Vanquish – PC Performance Analysis

Vanquish is a game that was released on old-gen consoles in 2010. Due to major performance issues on those consoles, however, a lot of gamers wanted to play this game on the PC. Come to think of it, Vanquish was one of most requested games to be ported from old-gen consoles to the PC. Still, and despite that huge demand, SEGA was not moved at all… until recently. So, fast forward seven years and here we are today with Vanquish finally being released on the PC.

For this PC Performance Analysis, we used an Intel i7 4930K (overclocked at 4.2Ghz) with 8GB RAM, NVIDIA’s GTX980Ti and GTX690, Windows 10 64-bit and the latest WHQL version of the GeForce drivers. NVIDIA has not included any SLI profile for this title, however we are happy to report that owners of dated graphics cards will be able to enjoy this game at 60fps.

Vanquish comes with a respectable number of graphics settings. PC gamers can adjust the quality of anti-aliasing, textures, texture filtering, shadows, SSAO, and enable/disable HDR, LOD and motion blur. The game also allows players to remap all keyboard keys, does not suffer from mouse acceleration issues, and has settings to adjust the sensitivity of mouse while aiming or zooming (we strongly suggest increasing these values in order to get a more responsive feeling).

Unfortunately, Vanquish does not support MSAA or SMAA. The game supports Edge AA and FXAA. Edge AA does not eliminate as many jaggies as FXAA does, however FXAA blurs the whole image. As such, those interested in crisp visuals we have to either downsample from a higher resolution and use Edge AA, or simply use Edge AA and get used to the game’s aliased visuals. Below you can find a comparison between Edge 8X (left) and FXAA (right).

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Even though NVIDIA has not included any SLI profile for this title, Vanquish ran with more than 60fps on our GTX690 (that behaved similarly to a GTX680) on max settings at 1080p. Needless to say that our GTX980Ti was also able to run the game with a stable 60fps experience at 1080p. However, it appears that the game suffers from various optimization issues when running at really high resolutions.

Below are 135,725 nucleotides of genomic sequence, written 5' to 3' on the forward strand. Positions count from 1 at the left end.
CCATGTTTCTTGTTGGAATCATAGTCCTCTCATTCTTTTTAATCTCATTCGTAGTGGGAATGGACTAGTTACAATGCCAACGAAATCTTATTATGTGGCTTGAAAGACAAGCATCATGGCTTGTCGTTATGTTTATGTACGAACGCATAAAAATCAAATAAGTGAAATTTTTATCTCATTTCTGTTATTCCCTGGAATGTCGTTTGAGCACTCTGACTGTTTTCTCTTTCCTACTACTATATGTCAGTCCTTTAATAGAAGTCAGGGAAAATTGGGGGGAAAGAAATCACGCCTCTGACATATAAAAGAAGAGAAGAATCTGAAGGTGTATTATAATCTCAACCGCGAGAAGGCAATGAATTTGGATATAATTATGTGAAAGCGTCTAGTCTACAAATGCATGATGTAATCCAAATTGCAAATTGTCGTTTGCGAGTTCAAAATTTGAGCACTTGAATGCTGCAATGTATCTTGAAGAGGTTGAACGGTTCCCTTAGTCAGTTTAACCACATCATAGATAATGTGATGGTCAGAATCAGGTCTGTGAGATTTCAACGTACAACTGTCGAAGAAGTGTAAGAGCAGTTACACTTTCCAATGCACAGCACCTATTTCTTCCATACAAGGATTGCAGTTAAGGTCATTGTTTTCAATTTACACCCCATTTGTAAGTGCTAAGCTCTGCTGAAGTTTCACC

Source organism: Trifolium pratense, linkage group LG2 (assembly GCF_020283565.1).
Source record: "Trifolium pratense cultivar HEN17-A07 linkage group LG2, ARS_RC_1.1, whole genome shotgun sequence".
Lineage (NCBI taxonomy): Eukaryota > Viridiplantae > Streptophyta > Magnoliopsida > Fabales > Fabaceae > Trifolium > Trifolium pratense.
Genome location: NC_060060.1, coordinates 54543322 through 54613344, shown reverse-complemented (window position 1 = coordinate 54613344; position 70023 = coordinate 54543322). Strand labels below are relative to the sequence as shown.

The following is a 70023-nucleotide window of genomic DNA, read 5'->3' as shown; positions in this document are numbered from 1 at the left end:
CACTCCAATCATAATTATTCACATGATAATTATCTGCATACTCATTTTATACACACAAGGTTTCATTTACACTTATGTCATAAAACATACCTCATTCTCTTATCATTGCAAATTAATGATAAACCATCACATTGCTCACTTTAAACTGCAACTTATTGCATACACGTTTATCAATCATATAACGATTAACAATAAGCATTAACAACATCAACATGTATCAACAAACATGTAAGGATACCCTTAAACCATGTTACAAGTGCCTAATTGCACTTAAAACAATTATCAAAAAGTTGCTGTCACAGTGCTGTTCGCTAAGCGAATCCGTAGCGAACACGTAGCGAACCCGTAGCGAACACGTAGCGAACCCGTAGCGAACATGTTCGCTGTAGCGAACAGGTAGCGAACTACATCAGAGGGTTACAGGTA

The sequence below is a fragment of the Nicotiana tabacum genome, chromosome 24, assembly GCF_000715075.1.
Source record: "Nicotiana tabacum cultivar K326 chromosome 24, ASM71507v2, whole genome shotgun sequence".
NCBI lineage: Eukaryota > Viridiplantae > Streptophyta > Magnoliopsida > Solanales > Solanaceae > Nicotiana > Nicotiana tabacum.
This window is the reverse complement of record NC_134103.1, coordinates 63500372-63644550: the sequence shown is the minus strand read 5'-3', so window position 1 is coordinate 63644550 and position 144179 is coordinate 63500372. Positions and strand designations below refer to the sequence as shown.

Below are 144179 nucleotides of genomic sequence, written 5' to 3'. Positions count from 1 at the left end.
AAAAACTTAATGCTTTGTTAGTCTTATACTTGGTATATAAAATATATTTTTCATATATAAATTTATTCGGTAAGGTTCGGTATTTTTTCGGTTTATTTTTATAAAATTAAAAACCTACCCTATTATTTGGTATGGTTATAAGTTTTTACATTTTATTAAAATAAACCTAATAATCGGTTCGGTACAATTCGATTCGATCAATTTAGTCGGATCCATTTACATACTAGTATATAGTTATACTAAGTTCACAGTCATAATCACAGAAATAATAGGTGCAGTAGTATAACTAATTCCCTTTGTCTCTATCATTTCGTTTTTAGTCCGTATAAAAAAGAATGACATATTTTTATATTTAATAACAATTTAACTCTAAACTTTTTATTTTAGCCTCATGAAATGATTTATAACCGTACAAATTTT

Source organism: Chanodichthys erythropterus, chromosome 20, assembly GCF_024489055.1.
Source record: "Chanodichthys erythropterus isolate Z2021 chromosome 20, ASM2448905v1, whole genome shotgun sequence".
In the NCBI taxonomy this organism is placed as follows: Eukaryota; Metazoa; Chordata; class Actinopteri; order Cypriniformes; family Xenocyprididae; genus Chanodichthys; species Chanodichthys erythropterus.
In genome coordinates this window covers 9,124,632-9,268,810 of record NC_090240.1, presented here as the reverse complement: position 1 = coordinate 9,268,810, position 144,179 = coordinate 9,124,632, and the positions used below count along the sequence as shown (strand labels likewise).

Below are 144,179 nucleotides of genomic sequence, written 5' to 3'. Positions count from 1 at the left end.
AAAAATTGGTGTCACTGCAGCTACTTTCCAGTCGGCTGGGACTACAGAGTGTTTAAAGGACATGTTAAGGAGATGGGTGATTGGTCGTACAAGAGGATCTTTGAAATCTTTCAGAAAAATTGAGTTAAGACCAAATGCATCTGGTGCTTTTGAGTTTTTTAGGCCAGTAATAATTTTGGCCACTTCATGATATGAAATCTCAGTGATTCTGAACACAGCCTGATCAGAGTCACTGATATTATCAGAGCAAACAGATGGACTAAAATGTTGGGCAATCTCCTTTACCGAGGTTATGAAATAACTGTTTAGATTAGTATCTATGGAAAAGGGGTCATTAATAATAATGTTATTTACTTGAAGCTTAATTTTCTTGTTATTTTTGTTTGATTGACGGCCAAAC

For some unknown reason, our GTX980Ti was underused in 4K for no apparent reason. During the game’s first-person perspective sequences, our graphics card was not used to its fullest. What’s really awkward here is that we were not limited by our VRAM, our CPU or our RAM. We don’t know why this is happening, however it’s obvious that there are some optimization issues. Below you can see the same scene in first-person and third-person mode. While the game runs perfectly fine in third-person mode, there are major framerate drops in first-person mode.

Moreover, and even though we were not CPU limited even at 1080p, our GTX980Ti was not used to its fullest. Yes, the game runs with more than 60fps, however in a lot of scenes our GPU was underused. Add to this the infamous ‘enemy damage increase’ bug that is tied to the game’s framerate and you got yourself a PC version that would benefit from some extra optimization tweaks.

Vanquish does not require a high-end CPU in order to be enjoyed. In order to find out how the game performs on a variety of CPUs, we simulated a dual-core and a quad-core CPU. And we are happy to report that even our simulated dual-core system was able to offer a stable 60fps experience.

As said, Vanquish was originally released in 2010. Therefore, PC gamers should not expect a game that rivals current-gen titles. Still, and thanks to its hectic action, Vanquish looks cool. You will find numerous low-resolution textures, there are noticeable shadow pop-ins, and even the main characters look a bit blocky. Vanquish definitely feels like an old-gen title. Still, and as we’ve already said, it’s so full of action that most players won’t be bothered by the somewhat dated visuals.

All in all, Vanquish performs great on the PC. Yes, the game suffers from optimization issues (that can be especially noticed when playing in 4K resolutions). However, and despite these optimization issues, the game runs with more than 60fps on a variety of PC configurations on ‘normal‘ resolutions. It’s also worth noting that unlikely NieR: Automata, Vanquish plays wonderfully with the keyboard and mouse. There is no doubt that the PC version of Vanquish is the definitive version, and that a lot of PC gamers will be able to enjoy it. Still, we hope that Little Stone Software will go the extra mile and address the game’s issues.